The last time TAPA published figures, in 2017, the UK had just recorded the highest number of cargo theft incidents in TAPA’s Incident Information Service (IIS) database, which includes Europe plus the Middle East and Africa, with year-on-year increases of 223.7 per cent and 218.3 per cent respectively.

The IIS had been notified of 296 cases of cargo theft between January and May of that year with values of more than £1.2 million of stolen items, from laptops to designer trainers and even alloy wheels. The preferred modus operandi (MO) identified by TAPA was the fact that most incidents take place during the night and involve attackers cutting open the tarpaulin sides of trucks to determine the types of goods inside and, ultimately, to decide whether or not they’re worth stealing.

The level of crime in the UK, as well as attacks on drivers who have tried to confront offenders, has also been a major cause of concern for the Road Haulage Association (RHA). In press reports, Chrys Rampley, RHA’s manager of infrastructure and security, said, “We know the hotspot corridor along the M1, although we have also seen displacement to motorway services farther afield. These crimes are more organised than they used to be. Our intelligence suggests organised crime groups originating in the UK send spotter vehicles out every night. They don’t know what they are looking for, but if they find something and have someone who wants it, usually they bring in stolen vans/HGVs on cloned plates to take the goods.”

Managing MSAs, with all of their complex moving parts, can therefore present major challenges for the operators, which is a responsibility they all take very seriously.


Halfway along the M6 Toll towards Cannock sits the Norton Canes Services, which was voted the country’s best MSA in the 2018 Transport Focus consumer survey following a multi-million-pound investment programme at the site, which saw numerous new facilities introduced. It is also the headquarters of Roadchef, one of the largest MSA operators in the UK, which operates thirty sites, two others of which—Roadchef Stafford and Roadchef Killington—were in the top ten with 99 per cent customer ratings.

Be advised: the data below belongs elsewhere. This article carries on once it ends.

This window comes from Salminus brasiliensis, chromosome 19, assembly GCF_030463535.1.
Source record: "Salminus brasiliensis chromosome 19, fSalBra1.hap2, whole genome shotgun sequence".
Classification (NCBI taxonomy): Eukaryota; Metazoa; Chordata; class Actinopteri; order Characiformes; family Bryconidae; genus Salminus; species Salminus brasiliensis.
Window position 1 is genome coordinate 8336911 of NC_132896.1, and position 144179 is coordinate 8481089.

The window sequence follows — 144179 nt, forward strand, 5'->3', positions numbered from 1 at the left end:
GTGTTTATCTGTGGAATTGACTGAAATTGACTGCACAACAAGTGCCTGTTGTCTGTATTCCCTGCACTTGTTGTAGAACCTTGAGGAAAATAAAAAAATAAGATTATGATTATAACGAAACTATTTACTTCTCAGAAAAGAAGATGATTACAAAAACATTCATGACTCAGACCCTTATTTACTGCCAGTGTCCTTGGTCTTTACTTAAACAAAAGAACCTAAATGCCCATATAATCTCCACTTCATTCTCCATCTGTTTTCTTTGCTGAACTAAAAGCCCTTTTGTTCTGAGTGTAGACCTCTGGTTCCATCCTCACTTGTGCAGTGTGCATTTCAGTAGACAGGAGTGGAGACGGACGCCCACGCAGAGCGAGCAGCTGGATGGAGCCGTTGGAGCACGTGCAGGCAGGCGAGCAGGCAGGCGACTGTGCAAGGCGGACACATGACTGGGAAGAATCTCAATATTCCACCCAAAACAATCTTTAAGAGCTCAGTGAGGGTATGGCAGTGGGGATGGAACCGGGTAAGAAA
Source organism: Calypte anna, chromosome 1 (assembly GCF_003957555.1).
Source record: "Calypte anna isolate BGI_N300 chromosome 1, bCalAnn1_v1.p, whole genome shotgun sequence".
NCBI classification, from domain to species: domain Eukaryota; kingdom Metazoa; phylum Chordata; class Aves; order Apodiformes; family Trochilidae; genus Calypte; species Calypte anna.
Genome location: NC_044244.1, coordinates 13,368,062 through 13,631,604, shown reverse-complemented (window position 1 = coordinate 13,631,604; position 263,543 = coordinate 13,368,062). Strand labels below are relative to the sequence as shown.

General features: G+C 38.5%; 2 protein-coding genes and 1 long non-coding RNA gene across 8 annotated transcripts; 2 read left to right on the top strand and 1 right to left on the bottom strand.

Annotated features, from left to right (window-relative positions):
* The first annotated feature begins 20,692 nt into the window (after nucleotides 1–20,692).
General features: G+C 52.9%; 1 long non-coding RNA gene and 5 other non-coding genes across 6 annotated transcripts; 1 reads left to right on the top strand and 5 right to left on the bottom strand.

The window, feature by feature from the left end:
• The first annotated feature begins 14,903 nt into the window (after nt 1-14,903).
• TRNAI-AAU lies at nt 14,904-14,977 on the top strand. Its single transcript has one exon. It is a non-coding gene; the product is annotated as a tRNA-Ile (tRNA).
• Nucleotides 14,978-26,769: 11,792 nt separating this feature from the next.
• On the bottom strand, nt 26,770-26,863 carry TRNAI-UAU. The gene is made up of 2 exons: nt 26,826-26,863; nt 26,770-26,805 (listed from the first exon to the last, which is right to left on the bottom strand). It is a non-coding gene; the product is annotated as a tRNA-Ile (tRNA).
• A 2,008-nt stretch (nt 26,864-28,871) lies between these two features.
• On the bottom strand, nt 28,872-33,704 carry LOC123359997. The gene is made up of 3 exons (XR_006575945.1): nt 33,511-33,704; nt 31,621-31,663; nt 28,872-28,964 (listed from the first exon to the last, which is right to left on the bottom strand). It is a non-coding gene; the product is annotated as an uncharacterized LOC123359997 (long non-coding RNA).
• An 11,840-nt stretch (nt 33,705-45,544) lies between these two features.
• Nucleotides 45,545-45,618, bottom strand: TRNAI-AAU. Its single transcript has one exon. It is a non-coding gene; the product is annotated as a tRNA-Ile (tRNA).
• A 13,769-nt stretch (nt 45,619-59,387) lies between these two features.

Roadchef’s CEO Mark Fox added, “As a company, we’re honoured that Norton Canes has been rated number one MSA in England. It’s excellent recognition for all the investment that has gone into the area, not to mention all our incredible team members who work together as a family to bring the site to life and make it a pleasure to visit.”

As a whole, the company is visited by 50 million drivers every year to whom it serves more than one million full English breakfasts and 500,000 portions of fish and chips at its household-name, franchise-operated outlets.

Employing more than 3,200 people, Roadchef is a gold standard badge holder for Investors in People (IIP), which means it takes the welfare and safety of its staff very seriously, which can prove challenging when many personnel may be temporary, part-time, or transient—they are simply passing through themselves.

Returning to the point that many who arrive at Roadchef, or any other MSAs, may not have enjoyed the best journey so far, and their experience at the sites—queues, toilets, customer service—may serve as either a balm or a trigger to more unpredictable behaviour for those staff to deal with.